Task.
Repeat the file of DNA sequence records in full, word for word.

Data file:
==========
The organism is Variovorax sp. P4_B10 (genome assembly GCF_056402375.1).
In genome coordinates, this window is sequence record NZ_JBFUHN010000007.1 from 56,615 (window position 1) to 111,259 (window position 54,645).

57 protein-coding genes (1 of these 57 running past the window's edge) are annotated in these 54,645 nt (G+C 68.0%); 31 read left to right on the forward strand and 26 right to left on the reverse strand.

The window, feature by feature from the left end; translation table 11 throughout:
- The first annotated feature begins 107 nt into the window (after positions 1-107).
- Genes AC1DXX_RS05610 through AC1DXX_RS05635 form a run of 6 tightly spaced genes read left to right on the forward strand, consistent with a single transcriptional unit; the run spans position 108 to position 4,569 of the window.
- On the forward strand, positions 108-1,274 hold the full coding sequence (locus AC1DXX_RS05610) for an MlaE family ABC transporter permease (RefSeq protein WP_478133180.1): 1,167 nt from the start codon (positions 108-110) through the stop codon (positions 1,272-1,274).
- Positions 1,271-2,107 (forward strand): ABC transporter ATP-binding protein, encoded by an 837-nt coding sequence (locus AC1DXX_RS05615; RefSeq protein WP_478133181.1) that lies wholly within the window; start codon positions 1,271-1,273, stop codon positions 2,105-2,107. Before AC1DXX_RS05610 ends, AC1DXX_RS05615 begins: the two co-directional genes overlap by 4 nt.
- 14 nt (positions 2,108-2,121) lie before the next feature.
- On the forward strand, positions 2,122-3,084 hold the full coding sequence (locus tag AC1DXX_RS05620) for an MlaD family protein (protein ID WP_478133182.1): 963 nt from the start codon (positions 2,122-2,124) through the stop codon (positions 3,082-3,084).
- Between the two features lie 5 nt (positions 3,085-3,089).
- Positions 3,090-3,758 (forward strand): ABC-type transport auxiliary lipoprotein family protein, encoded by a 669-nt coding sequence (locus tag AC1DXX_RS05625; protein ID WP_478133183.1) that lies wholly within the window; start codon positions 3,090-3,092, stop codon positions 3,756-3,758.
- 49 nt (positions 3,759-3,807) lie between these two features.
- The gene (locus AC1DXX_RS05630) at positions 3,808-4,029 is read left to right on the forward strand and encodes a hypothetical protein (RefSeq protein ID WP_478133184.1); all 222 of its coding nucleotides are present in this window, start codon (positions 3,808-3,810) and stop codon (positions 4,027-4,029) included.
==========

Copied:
The organism is Variovorax sp. P4_B10 (genome assembly GCF_056402375.1).
In genome coordinates, this window is sequence record NZ_JBFUHN010000007.1 from 56,615 (window position 1) to 111,259 (window position 54,645).

57 protein-coding genes (1 of these 57 running past the window's edge) are annotated in these 54,645 nt (G+C 68.0%); 31 read left to right on the forward strand and 26 right to left on the reverse strand.

The window, feature by feature from the left end; translation table 11 throughout:
- The first annotated feature begins 107 nt into the window (after positions 1-107).
- Genes AC1DXX_RS05610 through AC1DXX_RS05635 form a run of 6 tightly spaced genes read left to right on the forward strand, consistent with a single transcriptional unit; the run spans position 108 to position 4,569 of the window.
- On the forward strand, positions 108-1,274 hold the full coding sequence (locus AC1DXX_RS05610) for an MlaE family ABC transporter permease (RefSeq protein WP_478133180.1): 1,167 nt from the start codon (positions 108-110) through the stop codon (positions 1,272-1,274).
- Positions 1,271-2,107 (forward strand): ABC transporter ATP-binding protein, encoded by an 837-nt coding sequence (locus AC1DXX_RS05615; RefSeq protein WP_478133181.1) that lies wholly within the window; start codon positions 1,271-1,273, stop codon positions 2,105-2,107. Before AC1DXX_RS05610 ends, AC1DXX_RS05615 begins: the two co-directional genes overlap by 4 nt.
- 14 nt (positions 2,108-2,121) lie before the next feature.
- On the forward strand, positions 2,122-3,084 hold the full coding sequence (locus tag AC1DXX_RS05620) for an MlaD family protein (protein ID WP_478133182.1): 963 nt from the start codon (positions 2,122-2,124) through the stop codon (positions 3,082-3,084).
- Between the two features lie 5 nt (positions 3,085-3,089).
- Positions 3,090-3,758 (forward strand): ABC-type transport auxiliary lipoprotein family protein, encoded by a 669-nt coding sequence (locus tag AC1DXX_RS05625; protein ID WP_478133183.1) that lies wholly within the window; start codon positions 3,090-3,092, stop codon positions 3,756-3,758.
- 49 nt (positions 3,759-3,807) lie between these two features.
- The gene (locus AC1DXX_RS05630) at positions 3,808-4,029 is read left to right on the forward strand and encodes a hypothetical protein (RefSeq protein ID WP_478133184.1); all 222 of its coding nucleotides are present in this window, start codon (positions 3,808-3,810) and stop codon (positions 4,027-4,029) included.